Unsurprisingly, many of our interviews on Israel are also in our Palestine category. Gabriel Piterberg chooses his best books on Zionism and anti-Zionism and Robin Yassin-Kassab looks at the best books on the Israel-Palestine conflict. The Israeli novelist and playwright, Alon Hilu, looks at the best books on Palestine and Israel in Art and reflects on his own experience of the Israel-Palestine conflict at a personal level. The British journalist and author, Jonathan Cook, chooses his best books on the experience of Palestinians living in Israel.
The Israeli politician and lawyer, Amnon Rubinstein, talks about the economic strength of the country its liberal political culture and the threats he sees to those. And the journalist, Michael Goldfarb also chooses his best books on the country to help, in particular, to understand its hopeful foundation and why the country’s conflict with the Palestinians is unsolvable. Steven Walt looks at US-Israel relations.
We have two interviews on Jerusalem, by James Carroll, who talks about its history, its conflicts and its message of peace. And by Simon Sebag Montefiore, who touches on similar themes but also discusses the city’s cultural (and culinary) vitality.
Focusing on fiction, Ayelet Gundar-Goshen recommends the best contemporary Israeli fiction. One of Israel’s most renowned authors, David Grossman, has been recommended many times on Five Books and has spoken to us about books that shaped him.
The Middle East is so dominated by war and politics that all literature must be viewed through this prism, says Israeli novelist Ayelet Gundar-Goshen. She recommends the best Israeli novels.
The Arabs in Israel
by Sabri Jiryis
Let It Be Morning
by Sayed Kashua
A Doctor in Galilee: The Life and Struggle of a Palestinian in Israel
by Hatim Kanaaneh
So What: New and Selected Poems, 1971-2005
by Taha Muhammad Ali
Sleeping on a Wire: Conversations with Palestinians in Israel
by David Grossman
Palestinians living in Israel are cut off from both sides of the conflict and constantly trying to square the circle, argues Nazareth-based writer Jonathan Cook.
Israeli historian Gabriel Piterberg tells us about works of scholarship that have challenged the Zionist Israeli narrative of modern history.
Jerusalem has been at the center of conflict for millennia and its current problems cannot be blamed on Israelis and Palestinians alone, says bestselling author and former Catholic priest James Carroll. He picks the best books to understand Jerusalem’s complex history and its message of peace which still gives him hope.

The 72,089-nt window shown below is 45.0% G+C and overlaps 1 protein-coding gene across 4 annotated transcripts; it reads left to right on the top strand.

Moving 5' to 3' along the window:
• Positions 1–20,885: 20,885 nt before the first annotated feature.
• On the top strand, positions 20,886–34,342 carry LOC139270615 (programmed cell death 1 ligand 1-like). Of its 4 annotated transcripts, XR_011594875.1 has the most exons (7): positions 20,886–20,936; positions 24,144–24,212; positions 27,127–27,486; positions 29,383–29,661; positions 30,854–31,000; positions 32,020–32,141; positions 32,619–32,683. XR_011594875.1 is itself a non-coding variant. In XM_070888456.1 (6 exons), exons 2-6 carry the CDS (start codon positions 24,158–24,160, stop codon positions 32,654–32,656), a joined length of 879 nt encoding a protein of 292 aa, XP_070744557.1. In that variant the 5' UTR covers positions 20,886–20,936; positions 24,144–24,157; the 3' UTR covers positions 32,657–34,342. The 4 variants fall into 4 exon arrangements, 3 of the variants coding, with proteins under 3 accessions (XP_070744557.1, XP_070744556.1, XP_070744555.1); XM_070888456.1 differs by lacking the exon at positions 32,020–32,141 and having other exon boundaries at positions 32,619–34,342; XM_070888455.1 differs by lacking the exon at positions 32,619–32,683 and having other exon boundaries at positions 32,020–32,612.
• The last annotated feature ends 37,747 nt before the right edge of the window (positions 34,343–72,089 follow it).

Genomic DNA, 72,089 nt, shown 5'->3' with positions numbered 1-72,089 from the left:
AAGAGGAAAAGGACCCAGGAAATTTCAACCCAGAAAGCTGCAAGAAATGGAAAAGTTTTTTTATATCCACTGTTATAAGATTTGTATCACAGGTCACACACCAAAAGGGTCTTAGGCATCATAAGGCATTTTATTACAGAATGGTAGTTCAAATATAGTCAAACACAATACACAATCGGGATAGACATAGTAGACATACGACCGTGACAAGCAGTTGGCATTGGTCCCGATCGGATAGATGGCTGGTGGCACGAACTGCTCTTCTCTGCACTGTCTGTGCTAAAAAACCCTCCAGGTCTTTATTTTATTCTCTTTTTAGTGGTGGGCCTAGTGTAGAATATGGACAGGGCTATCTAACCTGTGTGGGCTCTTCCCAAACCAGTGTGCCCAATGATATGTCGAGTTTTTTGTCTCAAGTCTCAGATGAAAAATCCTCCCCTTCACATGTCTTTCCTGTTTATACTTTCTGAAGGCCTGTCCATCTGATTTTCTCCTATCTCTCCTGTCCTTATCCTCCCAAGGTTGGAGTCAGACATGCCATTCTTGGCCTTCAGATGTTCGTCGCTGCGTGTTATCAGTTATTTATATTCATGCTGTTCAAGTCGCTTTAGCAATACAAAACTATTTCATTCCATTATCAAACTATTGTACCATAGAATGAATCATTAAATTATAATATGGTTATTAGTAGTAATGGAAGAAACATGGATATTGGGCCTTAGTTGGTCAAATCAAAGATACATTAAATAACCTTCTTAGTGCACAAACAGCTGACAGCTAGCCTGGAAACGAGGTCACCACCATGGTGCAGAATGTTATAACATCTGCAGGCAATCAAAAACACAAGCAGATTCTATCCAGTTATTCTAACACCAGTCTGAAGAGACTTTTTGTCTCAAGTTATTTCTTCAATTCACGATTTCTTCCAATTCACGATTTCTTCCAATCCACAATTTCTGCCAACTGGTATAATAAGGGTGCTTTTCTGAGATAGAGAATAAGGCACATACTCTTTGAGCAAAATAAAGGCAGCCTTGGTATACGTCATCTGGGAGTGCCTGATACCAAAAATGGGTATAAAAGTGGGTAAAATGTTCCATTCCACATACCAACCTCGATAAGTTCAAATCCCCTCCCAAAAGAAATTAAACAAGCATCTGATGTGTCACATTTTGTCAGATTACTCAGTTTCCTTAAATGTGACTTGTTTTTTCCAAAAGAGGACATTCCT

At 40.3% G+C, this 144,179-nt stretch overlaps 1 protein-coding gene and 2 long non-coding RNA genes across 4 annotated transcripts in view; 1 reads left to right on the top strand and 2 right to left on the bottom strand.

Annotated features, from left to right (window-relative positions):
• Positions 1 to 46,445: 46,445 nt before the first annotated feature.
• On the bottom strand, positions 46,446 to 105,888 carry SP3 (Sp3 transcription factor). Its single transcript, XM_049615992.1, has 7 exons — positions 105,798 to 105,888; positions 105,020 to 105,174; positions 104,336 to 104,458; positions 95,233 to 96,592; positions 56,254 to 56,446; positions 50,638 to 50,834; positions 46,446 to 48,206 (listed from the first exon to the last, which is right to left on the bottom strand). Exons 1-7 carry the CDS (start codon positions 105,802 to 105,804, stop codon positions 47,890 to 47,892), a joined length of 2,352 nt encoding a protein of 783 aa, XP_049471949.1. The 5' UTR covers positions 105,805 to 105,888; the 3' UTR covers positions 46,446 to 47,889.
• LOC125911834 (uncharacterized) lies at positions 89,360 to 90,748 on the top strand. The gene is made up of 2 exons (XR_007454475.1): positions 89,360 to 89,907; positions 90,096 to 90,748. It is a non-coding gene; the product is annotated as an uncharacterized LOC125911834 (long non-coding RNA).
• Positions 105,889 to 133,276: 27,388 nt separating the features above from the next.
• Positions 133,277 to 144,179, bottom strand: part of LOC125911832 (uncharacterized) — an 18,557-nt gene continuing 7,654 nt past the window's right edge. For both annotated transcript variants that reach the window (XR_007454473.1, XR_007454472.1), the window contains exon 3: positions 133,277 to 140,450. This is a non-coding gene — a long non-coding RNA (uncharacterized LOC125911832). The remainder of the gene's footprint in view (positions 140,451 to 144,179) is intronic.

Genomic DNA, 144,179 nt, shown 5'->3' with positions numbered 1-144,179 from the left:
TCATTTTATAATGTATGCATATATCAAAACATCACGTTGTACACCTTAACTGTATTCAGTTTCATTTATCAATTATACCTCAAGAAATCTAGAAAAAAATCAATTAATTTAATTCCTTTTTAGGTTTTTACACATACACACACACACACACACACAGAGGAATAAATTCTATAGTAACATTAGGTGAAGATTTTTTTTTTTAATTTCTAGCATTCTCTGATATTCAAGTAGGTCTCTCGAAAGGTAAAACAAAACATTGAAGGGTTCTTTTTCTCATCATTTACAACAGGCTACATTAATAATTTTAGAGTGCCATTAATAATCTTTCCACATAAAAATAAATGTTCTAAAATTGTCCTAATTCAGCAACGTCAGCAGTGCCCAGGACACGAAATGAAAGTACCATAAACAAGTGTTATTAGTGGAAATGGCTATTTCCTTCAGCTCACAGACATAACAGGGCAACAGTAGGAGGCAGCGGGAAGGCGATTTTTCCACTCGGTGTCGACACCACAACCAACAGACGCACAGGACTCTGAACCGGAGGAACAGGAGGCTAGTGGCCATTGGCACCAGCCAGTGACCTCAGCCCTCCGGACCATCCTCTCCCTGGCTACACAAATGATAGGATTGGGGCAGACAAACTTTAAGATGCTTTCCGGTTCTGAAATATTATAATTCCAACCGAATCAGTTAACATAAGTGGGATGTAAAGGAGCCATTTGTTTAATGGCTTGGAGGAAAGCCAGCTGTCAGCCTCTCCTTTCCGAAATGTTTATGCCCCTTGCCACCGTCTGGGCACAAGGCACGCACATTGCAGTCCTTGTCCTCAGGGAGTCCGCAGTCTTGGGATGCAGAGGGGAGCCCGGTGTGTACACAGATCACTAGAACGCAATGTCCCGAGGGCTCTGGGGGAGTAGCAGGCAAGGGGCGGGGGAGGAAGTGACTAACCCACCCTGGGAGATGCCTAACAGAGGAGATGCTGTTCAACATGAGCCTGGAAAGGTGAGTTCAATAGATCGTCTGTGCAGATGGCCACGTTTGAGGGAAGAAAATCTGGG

Israeli lawyer and politician says the Zionist revolution sought to turn Jewish civilisation into a nation-state like all nation-states under the rule of international law
Award-winning novelist and playwright positions himself among a new breed of Israeli historians: “I think I am part of a new trend in Israel to be critical of the way we tell our history”
Jerusalem is one of the most beautiful cities in the world and a place of longing for three faiths—and yet we know it mostly as a place of strife and conflict. British historian Simon Sebag Montefiore, author of Jerusalem: the Biography, recommends books that capture the historical ups and downs of this ever-changing city, but also its vitality, including its irresistible cuisine.
The international relations professor tells us about the special relationship between America and Israel – how it came about, what it means, and how it should change
Award-winning broadcast journalist and author chooses five books on Israel. He says that perceptions of Israel and Palestine are always filtered through expectation and prejudice – which makes the problem unsolvable
The author and political blogger chooses five books on the Israel-Palestine conflict and compares the Palestinians to the Jews in diaspora: as the land disappears under their feet, their identity grows stronger.
The deputy-editor of Economist.com selects five books that have given him a deeper understanding of the situation in Israel and Palestine – books that have helped him open him up to “other people’s point of view”